TLWIR Special: Star Trek Foreshadowed the Linux Tablet

by Rex Djere on March 17, 2012 · 3 comments


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Summary: In this special edition of The Linux Week In Review, I will discuss the coming growth of GNU/Linux running on tablet computers. GNU/Linux on tablets was indirectly predicted by various devices on Star Trek years ago. The Star Trek PADD undoubtedly ran Free Software because commerce and for-profit motivations were a thing of the past by the 23rd and 24th centuries. However, we live in the 21st century where profit is still a huge motivator. GNU/Linux is a great way to maximize profits on tablet hardware.

Gene Roddenberry’s Vision
Gene Roddenberry, the creator of Star Trek, had a grand vision for the future of humanity. He envisioned a future where all humans would strive for a sense of purpose and achievement. No longer would people have to struggle against hunger, wars, and disease for survival. Was this view a Utopian one? Perhaps. Will it be impossible to attain? No one yet knows. However, Star Trek was always forward looking, and much of what Star Trek presaged has come into reality.

Captain Benjamin Sisko With His Tablet Running Fedora 742, Circa 2375

The GNU/Linux-Powered Tricorder
In early 2012, Qualcomm and X-Prize teamed up to offer a $10,000,000 prize to the first person that could develop a real-life tricorder. The tricorder was a fictitious device on Star Trek that could scan a person, and instantly tell the details of the person’s medical condition. When this device is created, it will almost certainly use GNU/Linux. Why would an engineer choose a proprietary operating system where he or she was forced to pay a licensing fee to install it on their device? No, the first real-life tricorder will come with GNU/Linux or Android installed to reduce costs. In Illustration 1 below, I created a demonstration of a GNU/Linux tablet that can medically scan a person. This hypothetical device could be available for purchase by 2020.  With a simple remote scan, it will be able to read your pulse, blood pressure, temperature, and perhaps even detect chronic conditions such as advanced cancers.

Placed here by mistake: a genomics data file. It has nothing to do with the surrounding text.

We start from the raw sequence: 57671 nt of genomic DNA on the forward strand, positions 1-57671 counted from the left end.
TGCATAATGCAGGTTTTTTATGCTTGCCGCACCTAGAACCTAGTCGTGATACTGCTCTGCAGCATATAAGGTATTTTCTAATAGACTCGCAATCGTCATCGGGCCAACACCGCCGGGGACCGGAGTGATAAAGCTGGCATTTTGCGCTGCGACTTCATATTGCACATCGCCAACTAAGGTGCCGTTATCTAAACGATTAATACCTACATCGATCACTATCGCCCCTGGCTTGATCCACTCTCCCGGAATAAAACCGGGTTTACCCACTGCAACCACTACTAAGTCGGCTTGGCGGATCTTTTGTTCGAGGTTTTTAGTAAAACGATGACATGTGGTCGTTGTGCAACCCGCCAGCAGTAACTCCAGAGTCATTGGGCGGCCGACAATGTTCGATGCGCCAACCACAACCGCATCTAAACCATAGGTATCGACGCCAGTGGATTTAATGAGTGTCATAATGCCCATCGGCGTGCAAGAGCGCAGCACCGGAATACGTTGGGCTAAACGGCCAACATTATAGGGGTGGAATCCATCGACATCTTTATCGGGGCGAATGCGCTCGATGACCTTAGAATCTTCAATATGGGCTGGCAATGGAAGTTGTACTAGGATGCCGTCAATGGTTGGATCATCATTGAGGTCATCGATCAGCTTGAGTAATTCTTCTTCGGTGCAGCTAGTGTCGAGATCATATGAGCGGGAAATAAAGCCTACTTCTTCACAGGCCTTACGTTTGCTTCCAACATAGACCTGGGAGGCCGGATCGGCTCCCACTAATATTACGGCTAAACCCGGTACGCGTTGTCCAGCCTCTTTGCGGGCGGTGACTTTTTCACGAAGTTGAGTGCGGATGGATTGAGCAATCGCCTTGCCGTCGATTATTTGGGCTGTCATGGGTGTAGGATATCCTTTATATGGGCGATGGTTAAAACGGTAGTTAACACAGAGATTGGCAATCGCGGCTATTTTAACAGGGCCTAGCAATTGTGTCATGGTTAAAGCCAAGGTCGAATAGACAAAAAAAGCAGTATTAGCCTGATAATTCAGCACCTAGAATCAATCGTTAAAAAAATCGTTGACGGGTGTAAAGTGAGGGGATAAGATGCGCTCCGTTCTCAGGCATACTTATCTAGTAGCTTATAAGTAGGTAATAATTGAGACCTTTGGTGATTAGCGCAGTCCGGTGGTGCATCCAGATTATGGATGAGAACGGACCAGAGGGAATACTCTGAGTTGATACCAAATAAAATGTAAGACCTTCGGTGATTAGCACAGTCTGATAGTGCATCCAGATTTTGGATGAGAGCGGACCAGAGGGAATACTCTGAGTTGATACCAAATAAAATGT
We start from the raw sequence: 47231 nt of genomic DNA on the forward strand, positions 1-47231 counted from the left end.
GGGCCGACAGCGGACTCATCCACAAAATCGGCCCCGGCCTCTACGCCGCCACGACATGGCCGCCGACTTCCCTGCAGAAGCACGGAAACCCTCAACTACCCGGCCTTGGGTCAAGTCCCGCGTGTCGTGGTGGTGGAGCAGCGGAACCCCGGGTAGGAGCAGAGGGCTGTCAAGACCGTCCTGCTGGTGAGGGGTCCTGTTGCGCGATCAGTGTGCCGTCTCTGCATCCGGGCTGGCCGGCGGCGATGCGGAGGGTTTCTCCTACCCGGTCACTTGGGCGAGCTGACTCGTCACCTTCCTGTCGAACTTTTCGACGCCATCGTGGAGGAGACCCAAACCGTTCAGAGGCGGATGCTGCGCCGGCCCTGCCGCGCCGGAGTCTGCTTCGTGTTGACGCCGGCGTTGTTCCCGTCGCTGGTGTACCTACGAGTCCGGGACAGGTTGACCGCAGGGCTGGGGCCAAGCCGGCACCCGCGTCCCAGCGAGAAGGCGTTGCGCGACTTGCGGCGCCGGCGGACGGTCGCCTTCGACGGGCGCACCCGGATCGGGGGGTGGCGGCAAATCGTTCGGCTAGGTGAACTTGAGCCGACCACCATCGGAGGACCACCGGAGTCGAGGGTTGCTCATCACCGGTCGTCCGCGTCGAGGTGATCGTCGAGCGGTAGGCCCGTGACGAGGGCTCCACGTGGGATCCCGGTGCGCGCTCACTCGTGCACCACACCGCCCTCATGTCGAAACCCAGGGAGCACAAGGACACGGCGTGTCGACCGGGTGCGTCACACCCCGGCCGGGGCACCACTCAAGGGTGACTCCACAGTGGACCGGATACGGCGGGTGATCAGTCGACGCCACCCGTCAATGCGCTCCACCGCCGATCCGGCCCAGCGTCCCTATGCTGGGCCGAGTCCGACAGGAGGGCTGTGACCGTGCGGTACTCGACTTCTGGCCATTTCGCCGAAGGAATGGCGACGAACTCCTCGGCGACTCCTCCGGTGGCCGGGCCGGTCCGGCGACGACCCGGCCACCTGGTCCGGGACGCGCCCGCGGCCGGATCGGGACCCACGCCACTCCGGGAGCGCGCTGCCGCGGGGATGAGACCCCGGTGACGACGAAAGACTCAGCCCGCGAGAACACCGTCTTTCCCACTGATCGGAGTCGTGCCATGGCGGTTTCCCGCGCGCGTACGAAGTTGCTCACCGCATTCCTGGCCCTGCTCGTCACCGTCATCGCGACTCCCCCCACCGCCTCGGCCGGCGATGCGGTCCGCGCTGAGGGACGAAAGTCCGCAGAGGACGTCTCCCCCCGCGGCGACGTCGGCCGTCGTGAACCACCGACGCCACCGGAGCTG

Illustration 1: LinScan: A Concept GNU/Linux Tricorder by Rex Djere


IWho? Locked Down Tablets Will Not Define the Future
The Ipad 3 is a great device that has people wrapped around street corners to buy it. But it will not be the future. Why? Because one company controls it. No good thing can last forever. No matter how mighty Apple is, even they will eventually run out of ideas. This is why open platforms will thrive in the long run. You can already see this happening with Android tablets. Unlike the monolithic Apple Ipad environment, the Android community is teeming with diversity. People are making millions of mistakes, learning from them, and sharing them with the Android community. In the long run, diverse ecosystems always beat homogeneous ones. There are dozens of Android tablets in production, and the lessons learned from each of them gradually make the whole Android community stronger. GNU/Linux, being Android’s big uncle, also benefits from this ecosystem. But this benefit is not enough. Very soon, GNU/Linux will be directly installed on retail tablets. The Vivaldi Tablet (formerly known as the Spark Tablet) will be leading the charge.

Why GNU/Linux on a Tablet?